BMW Concept M4 Coupe live photos, Pebble Beach, 2013
Dear BMW, please tell us this isn't true...
According to a report by Autoblog
, the newest member of the M Family is slated to arrive sans
a manual transmission. The 2014 BMW M4
, which replaces the outgoing M3 Coupe, will come fitted with a dual-clutch gearbox. There are apparently no plans to offer up the car with the correct transmission. This is sad news for fans of the M brand, because the M3 has long been one of the purest driving experiences a well-heeled enthusiast could enjoy.
It's not a complete surprise, of course, that BMW would go this route. More and more automakers are dropping the row-your-own transmission in favor of the more efficient and better performing dual-clutch units on the market. Porsche did so with the GT3, and BMW has even done this in the past with its M5 super sedan. We're just a bit sad that this move has filtered all the way down to the M4.
For decades now, the BMW M3 has been providing serious thrills to car enthusiasts across the globe. From the E30 up through to the E92, BMW has produced a a true driver's car. Now they may be taking away one of the last bastions that enthusiasts cling to. Still, there's hope because the automaker wound up bringing the manual gearbox back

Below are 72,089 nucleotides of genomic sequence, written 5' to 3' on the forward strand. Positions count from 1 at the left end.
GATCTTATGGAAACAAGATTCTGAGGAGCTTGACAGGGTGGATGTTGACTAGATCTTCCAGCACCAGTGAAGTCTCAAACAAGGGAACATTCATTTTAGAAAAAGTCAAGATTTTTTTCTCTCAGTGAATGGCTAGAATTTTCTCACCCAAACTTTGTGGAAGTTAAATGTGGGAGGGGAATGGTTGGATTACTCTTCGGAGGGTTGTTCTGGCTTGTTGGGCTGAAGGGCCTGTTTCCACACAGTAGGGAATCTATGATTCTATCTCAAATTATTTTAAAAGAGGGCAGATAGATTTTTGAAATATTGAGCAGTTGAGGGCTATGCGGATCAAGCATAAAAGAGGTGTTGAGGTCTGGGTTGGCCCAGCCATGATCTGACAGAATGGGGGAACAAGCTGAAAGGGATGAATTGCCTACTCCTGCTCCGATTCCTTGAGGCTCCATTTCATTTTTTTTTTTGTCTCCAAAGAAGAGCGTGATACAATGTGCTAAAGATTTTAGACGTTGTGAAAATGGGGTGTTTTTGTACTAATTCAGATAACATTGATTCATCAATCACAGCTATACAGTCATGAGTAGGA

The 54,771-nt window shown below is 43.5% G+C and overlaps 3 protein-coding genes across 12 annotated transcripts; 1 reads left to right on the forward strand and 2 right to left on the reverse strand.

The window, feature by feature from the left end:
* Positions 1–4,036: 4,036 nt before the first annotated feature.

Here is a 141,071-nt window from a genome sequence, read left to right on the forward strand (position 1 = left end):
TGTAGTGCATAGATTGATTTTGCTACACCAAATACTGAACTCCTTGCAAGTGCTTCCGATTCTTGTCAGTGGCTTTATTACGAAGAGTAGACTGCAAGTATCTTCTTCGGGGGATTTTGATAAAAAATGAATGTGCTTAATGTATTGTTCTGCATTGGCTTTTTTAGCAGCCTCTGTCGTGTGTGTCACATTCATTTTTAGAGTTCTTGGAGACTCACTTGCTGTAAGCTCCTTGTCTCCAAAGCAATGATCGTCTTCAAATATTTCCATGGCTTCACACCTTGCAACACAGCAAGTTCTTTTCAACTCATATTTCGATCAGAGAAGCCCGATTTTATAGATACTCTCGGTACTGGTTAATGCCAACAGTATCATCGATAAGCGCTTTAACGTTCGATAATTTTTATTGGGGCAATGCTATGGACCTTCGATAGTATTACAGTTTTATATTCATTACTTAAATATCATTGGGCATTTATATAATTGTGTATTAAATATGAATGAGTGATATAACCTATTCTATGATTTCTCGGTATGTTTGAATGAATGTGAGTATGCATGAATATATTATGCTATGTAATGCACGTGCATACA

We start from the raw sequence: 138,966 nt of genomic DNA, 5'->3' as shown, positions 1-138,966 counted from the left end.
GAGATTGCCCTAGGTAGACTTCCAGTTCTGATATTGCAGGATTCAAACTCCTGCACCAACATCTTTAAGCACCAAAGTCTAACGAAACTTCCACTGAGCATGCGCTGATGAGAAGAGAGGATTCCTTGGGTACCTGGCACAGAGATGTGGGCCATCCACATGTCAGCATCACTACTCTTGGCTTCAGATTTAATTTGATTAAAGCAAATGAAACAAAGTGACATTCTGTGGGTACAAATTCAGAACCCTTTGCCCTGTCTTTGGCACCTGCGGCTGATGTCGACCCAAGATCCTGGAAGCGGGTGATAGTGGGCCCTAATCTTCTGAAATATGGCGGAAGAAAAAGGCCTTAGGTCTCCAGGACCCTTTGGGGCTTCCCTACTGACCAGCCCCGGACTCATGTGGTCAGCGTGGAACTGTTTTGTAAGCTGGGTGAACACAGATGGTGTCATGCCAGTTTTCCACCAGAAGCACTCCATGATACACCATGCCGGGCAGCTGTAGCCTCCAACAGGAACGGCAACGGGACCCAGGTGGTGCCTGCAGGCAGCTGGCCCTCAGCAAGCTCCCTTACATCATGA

to the M5 after demand from North American customers. Now it might be time for the potential M4 customers to rally and do the same.
Still, we're not merely reacting this way because we love the manual gearbox. Yes, we know that DCT-equipped vehicles are going to be quicker around a race track and many people want to be that fastest person out there. For us, however, it's about a connection to the car that goes away once you give up shifting duty to a series of computers and algorithms.
One of the last
cars we expected to abandon the manual gearbox would be the M3...
And, according to Bimmerpost, BMW might not be abandoning it at all. While they make a fair argument, we're not completely sold--a worldwide debut without the manual, followed by a later launch of the three-pedal car for the North American market only is our best bet, if the manual comes at all.
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